These Ruddy Turnstones are picking food off what I believe is an oil pipeline.

Wilson's Plover is easily recognised by its long thick bill. Also visible here are Semipalmated Plover, Ruddy Turnstone, Dunlin, Sanderling, and the top of what is probably a Western Sandpiper's head.

How many plovers can you see? These are mostly Piping with a few Snowy.

The plovers allowed extended close views

Not the greatest photo of an American Oystercatcher, but its hard to mistake that bill!


In deeper water, the shorebirds are replaced by the larger wading birds: herons, egrets, ibis and spoonbills. The least common species was Reddish Egret. Most are dark like this one:


But we also saw the white morph below. Reddish Egrets have a ridiculous, acrobatic foraging method of chasing fish through shallow water. A super fun bird to watch!



Shocking pink Roseate Spoonbills are great to see, even if their bare heads are rather ugly close up.



Despite the difference in bill shape, ibis and spoonbill are closely related, and there are several recorded ibis x spoonbill hybrids! This is a White Ibis.



Although fairly similar in appearance to the wading birds, cranes are more closely related to rails and coots, and in ecology and behaviour are probably most similar to geese and swans. North America has two breeding cranes: the abundant and widespread Sandhill Crane and the endangered Whooping Crane. Much of the population of Whooping Crane winters around Aransas National Wildlife Refuge in Texas, and we were able to get reasonably good views of this pair and their chick (brownish head)




Pretty little Neotropic Cormorants were quite common, although Double-crested Cormorant was still the more abundant species.



Both North American Pelicans were quite common: the enormous American White Pelican and the merely large Brown Pelican. You shouldn't have any trouble figuring out which is which.




We saw a number of larger American Alligator at various points, but these babies were the only ones we noticed.



Of four snakes seen on the entire trip, only two stuck around to be identified, and this is the only one I managed to photograph. This is a young Eastern Hognose Snake - an endangered species in Ontario.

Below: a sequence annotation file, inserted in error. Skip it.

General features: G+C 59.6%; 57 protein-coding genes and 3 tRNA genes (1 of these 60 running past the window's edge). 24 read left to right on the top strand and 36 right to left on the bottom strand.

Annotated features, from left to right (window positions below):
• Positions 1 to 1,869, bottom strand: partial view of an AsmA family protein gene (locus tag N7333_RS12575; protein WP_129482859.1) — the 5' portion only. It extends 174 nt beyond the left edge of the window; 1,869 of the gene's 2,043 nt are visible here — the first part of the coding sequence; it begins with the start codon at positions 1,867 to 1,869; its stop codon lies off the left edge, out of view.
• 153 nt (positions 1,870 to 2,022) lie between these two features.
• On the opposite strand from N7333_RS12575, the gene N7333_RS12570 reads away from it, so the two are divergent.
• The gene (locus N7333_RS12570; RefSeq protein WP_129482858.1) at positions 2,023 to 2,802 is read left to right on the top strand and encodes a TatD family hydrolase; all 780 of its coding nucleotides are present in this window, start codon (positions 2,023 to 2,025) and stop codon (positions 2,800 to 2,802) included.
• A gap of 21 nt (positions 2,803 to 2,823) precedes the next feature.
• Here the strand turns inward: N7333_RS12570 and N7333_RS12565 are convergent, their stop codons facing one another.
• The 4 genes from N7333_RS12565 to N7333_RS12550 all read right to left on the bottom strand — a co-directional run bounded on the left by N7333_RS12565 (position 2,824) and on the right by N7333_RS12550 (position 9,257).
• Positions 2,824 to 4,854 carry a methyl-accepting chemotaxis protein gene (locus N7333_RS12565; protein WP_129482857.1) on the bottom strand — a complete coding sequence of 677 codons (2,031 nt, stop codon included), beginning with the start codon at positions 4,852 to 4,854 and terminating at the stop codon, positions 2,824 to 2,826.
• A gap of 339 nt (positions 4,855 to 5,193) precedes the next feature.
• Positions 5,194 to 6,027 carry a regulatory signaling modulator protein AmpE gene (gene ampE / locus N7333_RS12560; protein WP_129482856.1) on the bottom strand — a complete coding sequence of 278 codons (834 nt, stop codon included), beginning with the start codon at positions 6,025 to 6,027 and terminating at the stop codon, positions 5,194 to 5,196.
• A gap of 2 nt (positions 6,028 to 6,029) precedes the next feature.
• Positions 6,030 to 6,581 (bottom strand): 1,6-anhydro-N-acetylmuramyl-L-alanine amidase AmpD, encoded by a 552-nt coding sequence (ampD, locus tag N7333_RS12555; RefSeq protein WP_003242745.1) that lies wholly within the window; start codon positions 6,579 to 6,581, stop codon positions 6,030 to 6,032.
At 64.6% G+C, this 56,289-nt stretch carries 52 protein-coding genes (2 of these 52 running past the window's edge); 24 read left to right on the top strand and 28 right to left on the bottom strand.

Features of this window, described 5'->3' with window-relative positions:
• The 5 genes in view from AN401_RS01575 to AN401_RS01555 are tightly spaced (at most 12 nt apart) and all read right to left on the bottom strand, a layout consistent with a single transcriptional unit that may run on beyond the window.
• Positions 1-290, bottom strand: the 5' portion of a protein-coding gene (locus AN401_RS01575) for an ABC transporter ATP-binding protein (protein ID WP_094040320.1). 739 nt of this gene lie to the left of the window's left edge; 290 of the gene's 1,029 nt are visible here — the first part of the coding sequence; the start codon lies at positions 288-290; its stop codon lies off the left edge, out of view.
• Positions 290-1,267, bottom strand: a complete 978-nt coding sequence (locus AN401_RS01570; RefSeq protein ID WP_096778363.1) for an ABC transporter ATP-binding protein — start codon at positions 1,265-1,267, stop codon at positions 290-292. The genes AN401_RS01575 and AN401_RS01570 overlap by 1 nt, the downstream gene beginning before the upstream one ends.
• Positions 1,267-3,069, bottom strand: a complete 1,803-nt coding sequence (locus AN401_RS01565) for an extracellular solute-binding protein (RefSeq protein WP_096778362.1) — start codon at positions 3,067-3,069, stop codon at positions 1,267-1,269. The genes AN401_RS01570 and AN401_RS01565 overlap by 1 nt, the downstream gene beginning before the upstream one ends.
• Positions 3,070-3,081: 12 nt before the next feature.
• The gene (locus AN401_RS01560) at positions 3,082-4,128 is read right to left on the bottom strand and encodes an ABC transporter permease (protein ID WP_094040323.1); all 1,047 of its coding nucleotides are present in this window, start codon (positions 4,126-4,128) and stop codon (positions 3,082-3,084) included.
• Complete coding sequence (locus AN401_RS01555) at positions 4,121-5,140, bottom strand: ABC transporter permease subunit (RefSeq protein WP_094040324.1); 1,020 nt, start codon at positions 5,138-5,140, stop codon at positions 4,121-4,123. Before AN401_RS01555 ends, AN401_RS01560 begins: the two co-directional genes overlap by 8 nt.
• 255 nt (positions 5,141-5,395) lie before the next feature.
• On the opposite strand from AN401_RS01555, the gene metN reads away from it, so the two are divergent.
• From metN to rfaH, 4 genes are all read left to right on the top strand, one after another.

Lizards were much more cooperative. One of the common species was the introduced Brown Anole. Anoles are generally pretty dull coloured, but have large brightly-coloured expandable dewlaps on the throat. Several of the anoles we saw had their dewlaps expanded but I was never able to get a photo. We also saw the native Green Anole, including one inside a suburban house!



I was expecting to see many Nine-banded Armadillos, but we only saw a single animal. Luckily, it was incredibly cooperative!

The armadillo is under the brighter green bush in the centre right of this photo. At one point it was foraging in the car shadow!

Nine-banded Armadillos were absent (or at least very rare) in the United States prior to about 1850. For reasons that aren't totally clear (likely some combination of human introduction, a reduction in hunting pressure and a reduction in fires creating shrubbier habitats), they have expanded their range very rapidly, and are now found north to central Illinois! It seems very plausible that, with climate change, armadillos will colonise Southern Ontario eventually.

The armadillo spent it's time snuffling around in the leaf litter, and at one point dug a sizable hole. It was difficult to get photos with the face visible!





In Southern Texas the only tree squirrel is Eastern Fox Squirrel (present in Ontario only on Pelee Island where it is introduced). There are also Mexican Ground Squirrels, but I was only able to get brief views of single individual. Feeders made fox squirrels much more cooperative.



Large numbers of waterfowl can be found in many areas. In particular, 80% of the world Redhead population winters in Laguna Madre along the Texas Coast. Female Redhead seem very prone to abnormal white feathers, like the central bird in this photo.



Seeing Loggerhead Shrikes everywhere is a very nice change from Ontario!



The most common woodpecker in many areas was Ladder-backed. This species replaces Downy Woodpecker as you move south in Texas. Similarly, Golden-fronted replaces Red-bellied Woodpecker.



We found three species of owl on the trip: numerous Great Horned and Eastern Screech as well as this roosting Barred Owl.


Next up we headed south to a land where seemingly every bird is a new and unfamiliar species.